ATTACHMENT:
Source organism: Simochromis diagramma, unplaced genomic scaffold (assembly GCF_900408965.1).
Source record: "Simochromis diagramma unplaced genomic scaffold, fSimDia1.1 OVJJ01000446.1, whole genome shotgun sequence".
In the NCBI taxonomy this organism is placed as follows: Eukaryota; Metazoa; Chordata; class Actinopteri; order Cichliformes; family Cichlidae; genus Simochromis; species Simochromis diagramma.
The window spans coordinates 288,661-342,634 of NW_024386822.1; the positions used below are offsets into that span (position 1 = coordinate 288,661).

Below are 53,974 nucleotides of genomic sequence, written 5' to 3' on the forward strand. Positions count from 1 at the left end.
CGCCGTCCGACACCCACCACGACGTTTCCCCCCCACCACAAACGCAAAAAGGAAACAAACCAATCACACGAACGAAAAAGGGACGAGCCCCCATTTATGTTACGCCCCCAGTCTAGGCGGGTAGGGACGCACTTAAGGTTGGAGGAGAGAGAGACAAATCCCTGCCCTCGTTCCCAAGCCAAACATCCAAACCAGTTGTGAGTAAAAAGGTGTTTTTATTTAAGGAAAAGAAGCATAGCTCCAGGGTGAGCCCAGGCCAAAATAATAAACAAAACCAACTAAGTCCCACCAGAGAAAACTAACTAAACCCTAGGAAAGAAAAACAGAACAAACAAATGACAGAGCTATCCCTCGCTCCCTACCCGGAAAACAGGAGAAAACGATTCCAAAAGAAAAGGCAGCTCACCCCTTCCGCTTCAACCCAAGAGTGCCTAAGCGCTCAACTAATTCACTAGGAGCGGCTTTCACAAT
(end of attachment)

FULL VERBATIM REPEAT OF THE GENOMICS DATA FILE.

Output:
Source organism: Simochromis diagramma, unplaced genomic scaffold (assembly GCF_900408965.1).
Source record: "Simochromis diagramma unplaced genomic scaffold, fSimDia1.1 OVJJ01000446.1, whole genome shotgun sequence".
In the NCBI taxonomy this organism is placed as follows: Eukaryota; Metazoa; Chordata; class Actinopteri; order Cichliformes; family Cichlidae; genus Simochromis; species Simochromis diagramma.
The window spans coordinates 288,661-342,634 of NW_024386822.1; the positions used below are offsets into that span (position 1 = coordinate 288,661).

Below are 53,974 nucleotides of genomic sequence, written 5' to 3' on the forward strand. Positions count from 1 at the left end.
CGCCGTCCGACACCCACCACGACGTTTCCCCCCCACCACAAACGCAAAAAGGAAACAAACCAATCACACGAACGAAAAAGGGACGAGCCCCCATTTATGTTACGCCCCCAGTCTAGGCGGGTAGGGACGCACTTAAGGTTGGAGGAGAGAGAGACAAATCCCTGCCCTCGTTCCCAAGCCAAACATCCAAACCAGTTGTGAGTAAAAAGGTGTTTTTATTTAAGGAAAAGAAGCATAGCTCCAGGGTGAGCCCAGGCCAAAATAATAAACAAAACCAACTAAGTCCCACCAGAGAAAACTAACTAAACCCTAGGAAAGAAAAACAGAACAAACAAATGACAGAGCTATCCCTCGCTCCCTACCCGGAAAACAGGAGAAAACGATTCCAAAAGAAAAGGCAGCTCACCCCTTCCGCTTCAACCCAAGAGTGCCTAAGCGCTCAACTAATTCACTAGGAGCGGCTTTCACAAT